Under another new tax, businesses would have to surrender 8% of their payroll to government if they don't offer insurance or pay at least 72.5% of their workers' premiums, which eat into wages. Such "play or pay" taxes always become "pay or pay" and will rise over time, with severe consequences for hiring, job creation and ultimately growth. While the U.S. already has one of the highest corporate income tax rates in the world, Democrats are on the way to creating a high structural unemployment rate, much as Europe has done by expanding its welfare states.
Meanwhile, a tax equal to 2.5% of adjusted gross income will also be imposed on some 18 million people who CBO expects still won't buy insurance in 2019. Democrats could make this penalty even higher, but that is politically unacceptable, or they could make the subsidies even higher, but that would expose the (already ludicrous) illusion that ObamaCare will reduce the deficit.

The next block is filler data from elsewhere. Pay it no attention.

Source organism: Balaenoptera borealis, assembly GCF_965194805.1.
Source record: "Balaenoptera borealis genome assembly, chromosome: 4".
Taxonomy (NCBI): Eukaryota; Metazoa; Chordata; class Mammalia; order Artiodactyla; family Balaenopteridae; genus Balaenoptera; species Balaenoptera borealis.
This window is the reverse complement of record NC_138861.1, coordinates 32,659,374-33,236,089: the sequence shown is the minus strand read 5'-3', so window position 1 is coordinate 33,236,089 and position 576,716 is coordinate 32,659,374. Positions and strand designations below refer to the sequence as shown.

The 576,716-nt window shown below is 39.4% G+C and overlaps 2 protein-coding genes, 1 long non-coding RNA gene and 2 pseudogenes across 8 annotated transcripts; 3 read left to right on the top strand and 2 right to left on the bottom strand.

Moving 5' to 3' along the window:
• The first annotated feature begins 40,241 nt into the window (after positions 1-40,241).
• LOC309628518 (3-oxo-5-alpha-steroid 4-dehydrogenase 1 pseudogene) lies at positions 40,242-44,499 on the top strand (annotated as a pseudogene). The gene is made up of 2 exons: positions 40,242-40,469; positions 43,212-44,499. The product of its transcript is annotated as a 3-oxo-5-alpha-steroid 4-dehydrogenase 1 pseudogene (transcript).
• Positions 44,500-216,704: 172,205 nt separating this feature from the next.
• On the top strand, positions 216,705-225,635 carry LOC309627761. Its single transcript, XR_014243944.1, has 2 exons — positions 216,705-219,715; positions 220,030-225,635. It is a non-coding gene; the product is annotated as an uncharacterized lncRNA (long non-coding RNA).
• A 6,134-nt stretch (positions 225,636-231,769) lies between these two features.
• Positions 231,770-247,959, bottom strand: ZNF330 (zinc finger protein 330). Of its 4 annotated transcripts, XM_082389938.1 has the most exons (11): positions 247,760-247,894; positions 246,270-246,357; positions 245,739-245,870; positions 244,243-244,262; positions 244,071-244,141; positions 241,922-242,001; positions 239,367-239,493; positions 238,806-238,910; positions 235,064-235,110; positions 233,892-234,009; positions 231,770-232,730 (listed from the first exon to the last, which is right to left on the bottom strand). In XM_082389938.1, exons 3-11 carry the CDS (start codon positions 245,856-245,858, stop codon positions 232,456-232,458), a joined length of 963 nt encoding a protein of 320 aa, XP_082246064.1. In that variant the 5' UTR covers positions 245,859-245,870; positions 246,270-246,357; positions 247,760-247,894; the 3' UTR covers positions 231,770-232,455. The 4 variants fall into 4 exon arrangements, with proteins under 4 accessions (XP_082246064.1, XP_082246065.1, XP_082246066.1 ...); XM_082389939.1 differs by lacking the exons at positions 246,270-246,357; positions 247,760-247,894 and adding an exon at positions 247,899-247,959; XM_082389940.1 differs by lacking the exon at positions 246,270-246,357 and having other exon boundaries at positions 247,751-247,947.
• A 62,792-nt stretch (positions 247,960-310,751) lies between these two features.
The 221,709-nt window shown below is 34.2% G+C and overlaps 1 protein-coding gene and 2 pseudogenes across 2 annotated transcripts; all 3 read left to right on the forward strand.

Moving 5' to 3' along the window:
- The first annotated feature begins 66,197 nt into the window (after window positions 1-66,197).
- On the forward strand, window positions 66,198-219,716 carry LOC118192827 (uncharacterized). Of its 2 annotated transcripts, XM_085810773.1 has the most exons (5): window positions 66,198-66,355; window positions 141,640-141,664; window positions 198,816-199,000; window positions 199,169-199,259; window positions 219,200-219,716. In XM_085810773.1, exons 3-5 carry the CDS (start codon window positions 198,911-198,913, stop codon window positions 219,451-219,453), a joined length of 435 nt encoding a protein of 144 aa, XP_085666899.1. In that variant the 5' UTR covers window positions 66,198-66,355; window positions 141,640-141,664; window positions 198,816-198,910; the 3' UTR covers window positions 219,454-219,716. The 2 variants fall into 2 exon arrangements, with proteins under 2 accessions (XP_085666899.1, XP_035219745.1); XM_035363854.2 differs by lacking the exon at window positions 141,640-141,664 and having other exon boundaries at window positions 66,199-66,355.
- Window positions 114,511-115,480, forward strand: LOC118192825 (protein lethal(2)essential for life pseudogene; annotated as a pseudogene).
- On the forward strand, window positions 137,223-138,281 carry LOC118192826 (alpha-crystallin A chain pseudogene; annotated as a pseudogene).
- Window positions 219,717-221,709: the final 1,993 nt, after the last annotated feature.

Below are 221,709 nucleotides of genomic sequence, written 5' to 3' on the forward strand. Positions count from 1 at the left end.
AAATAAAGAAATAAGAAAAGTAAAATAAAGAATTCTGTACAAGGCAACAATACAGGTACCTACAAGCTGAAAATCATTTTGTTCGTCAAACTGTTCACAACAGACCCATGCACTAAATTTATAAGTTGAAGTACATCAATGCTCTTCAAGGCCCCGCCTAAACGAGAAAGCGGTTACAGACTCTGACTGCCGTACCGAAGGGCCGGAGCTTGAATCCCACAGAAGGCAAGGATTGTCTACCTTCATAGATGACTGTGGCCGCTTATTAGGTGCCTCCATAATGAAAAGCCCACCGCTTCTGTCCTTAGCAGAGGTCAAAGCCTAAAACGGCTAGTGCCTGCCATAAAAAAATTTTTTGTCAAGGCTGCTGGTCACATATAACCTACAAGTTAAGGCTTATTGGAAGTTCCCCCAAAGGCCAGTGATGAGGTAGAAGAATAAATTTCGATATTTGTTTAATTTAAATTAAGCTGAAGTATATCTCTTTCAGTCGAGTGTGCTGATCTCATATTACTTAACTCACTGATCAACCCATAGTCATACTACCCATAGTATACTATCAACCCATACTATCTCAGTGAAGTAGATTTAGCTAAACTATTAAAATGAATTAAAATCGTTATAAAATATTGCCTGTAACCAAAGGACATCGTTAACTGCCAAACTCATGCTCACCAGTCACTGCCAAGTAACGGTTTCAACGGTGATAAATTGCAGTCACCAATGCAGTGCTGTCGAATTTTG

• The insurance takeover. A new "health choices commissioner" will decide what counts as "essential benefits," which all insurers will have to offer as first-dollar coverage. Private insurers will also be told how much they are allowed to charge even as they will have to offer coverage at virtually the same price to anyone who applies, regardless of health status or medical history.
The cost of insurance, naturally, will skyrocket. The insurer WellPoint estimates based on its own market data that some premiums in the individual market will triple under these new burdens. The same is likely to prove true for the employer-sponsored plans that provide private coverage to about 177 million people today. Over time, the new mandates will apply to all contracts, including for the large businesses currently given a safe harbor from bureaucratic tampering under a 1974 law called Erisa.